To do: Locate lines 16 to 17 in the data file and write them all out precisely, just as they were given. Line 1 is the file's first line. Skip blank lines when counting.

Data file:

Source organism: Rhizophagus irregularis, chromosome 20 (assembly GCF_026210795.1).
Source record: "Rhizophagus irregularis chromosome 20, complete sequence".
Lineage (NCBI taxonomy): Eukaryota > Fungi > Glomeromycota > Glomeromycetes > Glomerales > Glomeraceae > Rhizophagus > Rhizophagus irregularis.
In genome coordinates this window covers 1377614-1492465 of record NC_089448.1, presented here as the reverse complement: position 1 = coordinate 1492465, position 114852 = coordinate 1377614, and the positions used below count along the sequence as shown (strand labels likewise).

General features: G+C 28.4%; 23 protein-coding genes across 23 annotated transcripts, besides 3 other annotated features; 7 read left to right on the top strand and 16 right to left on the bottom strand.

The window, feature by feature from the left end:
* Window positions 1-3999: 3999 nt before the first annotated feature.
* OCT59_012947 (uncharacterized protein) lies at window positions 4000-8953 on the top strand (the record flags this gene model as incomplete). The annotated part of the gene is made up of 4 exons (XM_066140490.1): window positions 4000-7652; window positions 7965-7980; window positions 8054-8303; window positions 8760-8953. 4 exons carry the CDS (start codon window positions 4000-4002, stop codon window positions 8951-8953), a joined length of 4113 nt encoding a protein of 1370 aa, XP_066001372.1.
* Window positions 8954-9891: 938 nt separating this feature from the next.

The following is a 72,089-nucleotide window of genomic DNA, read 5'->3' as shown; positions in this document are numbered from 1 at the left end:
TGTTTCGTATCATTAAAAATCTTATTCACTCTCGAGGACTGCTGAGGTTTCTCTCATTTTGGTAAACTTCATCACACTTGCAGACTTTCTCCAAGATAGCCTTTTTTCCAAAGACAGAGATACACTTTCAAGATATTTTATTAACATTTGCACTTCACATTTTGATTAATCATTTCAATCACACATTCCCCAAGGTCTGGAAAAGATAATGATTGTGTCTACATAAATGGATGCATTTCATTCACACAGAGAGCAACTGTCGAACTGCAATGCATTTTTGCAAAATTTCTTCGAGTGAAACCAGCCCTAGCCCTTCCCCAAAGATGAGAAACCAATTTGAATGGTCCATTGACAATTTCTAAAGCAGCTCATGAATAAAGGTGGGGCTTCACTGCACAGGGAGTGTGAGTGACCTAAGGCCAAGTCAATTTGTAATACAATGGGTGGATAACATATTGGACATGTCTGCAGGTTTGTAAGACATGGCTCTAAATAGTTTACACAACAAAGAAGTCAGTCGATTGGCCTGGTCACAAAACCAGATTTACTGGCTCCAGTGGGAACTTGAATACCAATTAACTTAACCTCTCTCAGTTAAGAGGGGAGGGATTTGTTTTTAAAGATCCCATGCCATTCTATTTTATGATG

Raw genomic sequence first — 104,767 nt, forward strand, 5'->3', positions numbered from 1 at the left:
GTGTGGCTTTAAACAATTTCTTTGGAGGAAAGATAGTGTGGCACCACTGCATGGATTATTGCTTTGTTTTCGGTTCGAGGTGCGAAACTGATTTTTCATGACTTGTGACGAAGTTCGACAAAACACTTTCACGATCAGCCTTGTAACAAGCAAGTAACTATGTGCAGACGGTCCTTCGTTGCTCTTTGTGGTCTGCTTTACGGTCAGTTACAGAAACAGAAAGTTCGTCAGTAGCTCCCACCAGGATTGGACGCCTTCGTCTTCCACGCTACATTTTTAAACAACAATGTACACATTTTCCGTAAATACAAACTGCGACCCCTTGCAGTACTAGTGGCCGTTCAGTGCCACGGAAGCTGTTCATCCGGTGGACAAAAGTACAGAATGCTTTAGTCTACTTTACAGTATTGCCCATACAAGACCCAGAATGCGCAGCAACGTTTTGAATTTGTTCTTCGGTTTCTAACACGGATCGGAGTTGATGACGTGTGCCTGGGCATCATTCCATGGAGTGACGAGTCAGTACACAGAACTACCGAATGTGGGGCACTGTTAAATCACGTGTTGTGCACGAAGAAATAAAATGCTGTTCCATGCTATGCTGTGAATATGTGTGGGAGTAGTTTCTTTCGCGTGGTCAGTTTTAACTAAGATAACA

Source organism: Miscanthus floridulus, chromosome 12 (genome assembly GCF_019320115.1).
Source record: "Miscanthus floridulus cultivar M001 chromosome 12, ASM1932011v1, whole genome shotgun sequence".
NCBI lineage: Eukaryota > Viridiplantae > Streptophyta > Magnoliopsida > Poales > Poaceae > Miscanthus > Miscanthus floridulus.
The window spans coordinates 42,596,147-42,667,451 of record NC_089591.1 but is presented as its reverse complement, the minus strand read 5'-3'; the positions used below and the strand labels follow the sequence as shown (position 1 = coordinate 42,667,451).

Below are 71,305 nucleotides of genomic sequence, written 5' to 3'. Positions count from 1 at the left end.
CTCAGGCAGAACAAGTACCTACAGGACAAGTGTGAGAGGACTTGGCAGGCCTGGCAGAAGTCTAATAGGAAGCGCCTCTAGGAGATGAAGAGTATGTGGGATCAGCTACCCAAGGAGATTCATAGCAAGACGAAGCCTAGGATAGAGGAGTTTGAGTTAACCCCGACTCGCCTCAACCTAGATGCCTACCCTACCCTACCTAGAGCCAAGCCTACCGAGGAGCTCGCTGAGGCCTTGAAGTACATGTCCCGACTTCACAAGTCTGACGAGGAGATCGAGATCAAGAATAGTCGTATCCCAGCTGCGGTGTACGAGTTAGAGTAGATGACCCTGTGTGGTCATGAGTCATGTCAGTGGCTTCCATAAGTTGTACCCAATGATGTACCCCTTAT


NCBI lineage: Eukaryota > Viridiplantae > Streptophyta > Magnoliopsida > Poales > Poaceae > Miscanthus > Miscanthus floridulus.
The window spans coordinates 42,596,147-42,667,451 of record NC_089591.1 but is presented as its reverse complement, the minus strand read 5'-3'; the positions used below and the strand labels follow the sequence as shown (position 1 = coordinate 42,667,451).